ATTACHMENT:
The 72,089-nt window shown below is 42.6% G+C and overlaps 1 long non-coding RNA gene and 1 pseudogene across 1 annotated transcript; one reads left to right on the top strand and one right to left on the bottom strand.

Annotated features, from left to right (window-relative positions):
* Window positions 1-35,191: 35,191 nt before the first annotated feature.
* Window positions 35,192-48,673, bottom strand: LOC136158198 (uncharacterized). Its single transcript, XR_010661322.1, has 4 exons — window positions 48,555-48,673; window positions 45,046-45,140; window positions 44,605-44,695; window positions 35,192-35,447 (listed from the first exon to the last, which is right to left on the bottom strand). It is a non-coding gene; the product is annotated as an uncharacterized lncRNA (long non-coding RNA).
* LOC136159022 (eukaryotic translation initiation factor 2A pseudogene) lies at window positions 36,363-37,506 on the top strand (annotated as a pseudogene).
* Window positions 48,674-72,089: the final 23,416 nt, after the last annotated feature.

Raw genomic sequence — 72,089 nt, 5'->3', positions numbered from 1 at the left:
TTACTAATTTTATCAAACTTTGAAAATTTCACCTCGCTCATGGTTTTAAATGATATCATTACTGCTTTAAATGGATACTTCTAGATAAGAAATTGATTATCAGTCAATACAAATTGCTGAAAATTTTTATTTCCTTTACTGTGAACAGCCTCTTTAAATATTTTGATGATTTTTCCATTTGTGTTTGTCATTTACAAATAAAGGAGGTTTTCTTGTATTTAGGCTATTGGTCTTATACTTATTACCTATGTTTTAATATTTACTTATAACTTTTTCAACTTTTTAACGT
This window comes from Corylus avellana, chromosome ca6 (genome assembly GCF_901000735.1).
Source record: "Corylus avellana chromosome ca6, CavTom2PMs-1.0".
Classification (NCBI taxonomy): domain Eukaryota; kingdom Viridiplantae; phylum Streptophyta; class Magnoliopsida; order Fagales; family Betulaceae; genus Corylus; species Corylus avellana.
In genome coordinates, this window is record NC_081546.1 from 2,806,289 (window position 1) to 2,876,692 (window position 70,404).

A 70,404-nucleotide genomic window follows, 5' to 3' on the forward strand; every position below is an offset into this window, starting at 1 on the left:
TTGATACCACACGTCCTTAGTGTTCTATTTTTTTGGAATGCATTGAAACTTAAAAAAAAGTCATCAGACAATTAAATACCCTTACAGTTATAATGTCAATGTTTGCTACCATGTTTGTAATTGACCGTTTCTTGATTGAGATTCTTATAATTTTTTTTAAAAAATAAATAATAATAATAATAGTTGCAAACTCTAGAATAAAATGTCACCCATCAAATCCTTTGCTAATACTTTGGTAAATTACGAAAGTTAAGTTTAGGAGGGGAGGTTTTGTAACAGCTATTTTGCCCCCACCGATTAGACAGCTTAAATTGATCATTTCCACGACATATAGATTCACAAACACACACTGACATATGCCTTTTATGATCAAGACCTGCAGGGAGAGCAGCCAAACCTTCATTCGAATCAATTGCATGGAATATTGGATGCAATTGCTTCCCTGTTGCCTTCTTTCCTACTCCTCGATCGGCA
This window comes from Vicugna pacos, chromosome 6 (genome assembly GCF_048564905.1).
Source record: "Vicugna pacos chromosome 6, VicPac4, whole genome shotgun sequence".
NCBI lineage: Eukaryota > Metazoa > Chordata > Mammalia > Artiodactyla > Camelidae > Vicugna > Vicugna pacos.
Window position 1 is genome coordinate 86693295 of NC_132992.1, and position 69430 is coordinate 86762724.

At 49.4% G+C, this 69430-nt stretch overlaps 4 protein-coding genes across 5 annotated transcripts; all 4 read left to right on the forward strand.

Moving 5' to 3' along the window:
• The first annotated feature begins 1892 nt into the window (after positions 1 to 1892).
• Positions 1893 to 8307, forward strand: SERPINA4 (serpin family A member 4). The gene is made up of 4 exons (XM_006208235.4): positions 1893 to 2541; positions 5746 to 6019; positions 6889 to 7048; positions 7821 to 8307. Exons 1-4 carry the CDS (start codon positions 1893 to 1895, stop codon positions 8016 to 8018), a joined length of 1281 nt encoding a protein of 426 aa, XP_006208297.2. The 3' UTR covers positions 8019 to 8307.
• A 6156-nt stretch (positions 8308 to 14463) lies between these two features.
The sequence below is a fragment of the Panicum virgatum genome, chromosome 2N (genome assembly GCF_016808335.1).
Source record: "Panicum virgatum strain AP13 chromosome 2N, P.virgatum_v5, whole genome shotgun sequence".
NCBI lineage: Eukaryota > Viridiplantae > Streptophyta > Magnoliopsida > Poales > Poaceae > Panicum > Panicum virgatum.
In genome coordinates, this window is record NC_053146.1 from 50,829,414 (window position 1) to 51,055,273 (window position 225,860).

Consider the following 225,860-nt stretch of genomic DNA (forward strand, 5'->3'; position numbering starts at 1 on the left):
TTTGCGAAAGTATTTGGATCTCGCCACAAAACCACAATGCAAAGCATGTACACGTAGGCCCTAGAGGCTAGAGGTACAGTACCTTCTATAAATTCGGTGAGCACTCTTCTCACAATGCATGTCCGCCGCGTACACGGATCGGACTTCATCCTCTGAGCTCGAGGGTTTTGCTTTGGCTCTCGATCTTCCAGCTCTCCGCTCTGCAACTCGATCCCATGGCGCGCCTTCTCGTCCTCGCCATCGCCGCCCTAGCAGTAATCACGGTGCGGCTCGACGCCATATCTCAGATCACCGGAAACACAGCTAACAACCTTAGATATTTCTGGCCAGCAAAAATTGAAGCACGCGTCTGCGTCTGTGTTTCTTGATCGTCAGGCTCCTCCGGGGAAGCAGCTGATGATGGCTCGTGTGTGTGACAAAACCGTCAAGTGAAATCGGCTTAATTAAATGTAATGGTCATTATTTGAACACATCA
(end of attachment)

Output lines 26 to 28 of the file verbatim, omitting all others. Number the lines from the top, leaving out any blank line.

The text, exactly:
NCBI lineage: Eukaryota > Viridiplantae > Streptophyta > Magnoliopsida > Poales > Poaceae > Panicum > Panicum virgatum.
In genome coordinates, this window is record NC_053146.1 from 50,829,414 (window position 1) to 51,055,273 (window position 225,860).

Consider the following 225,860-nt stretch of genomic DNA (forward strand, 5'->3'; position numbering starts at 1 on the left):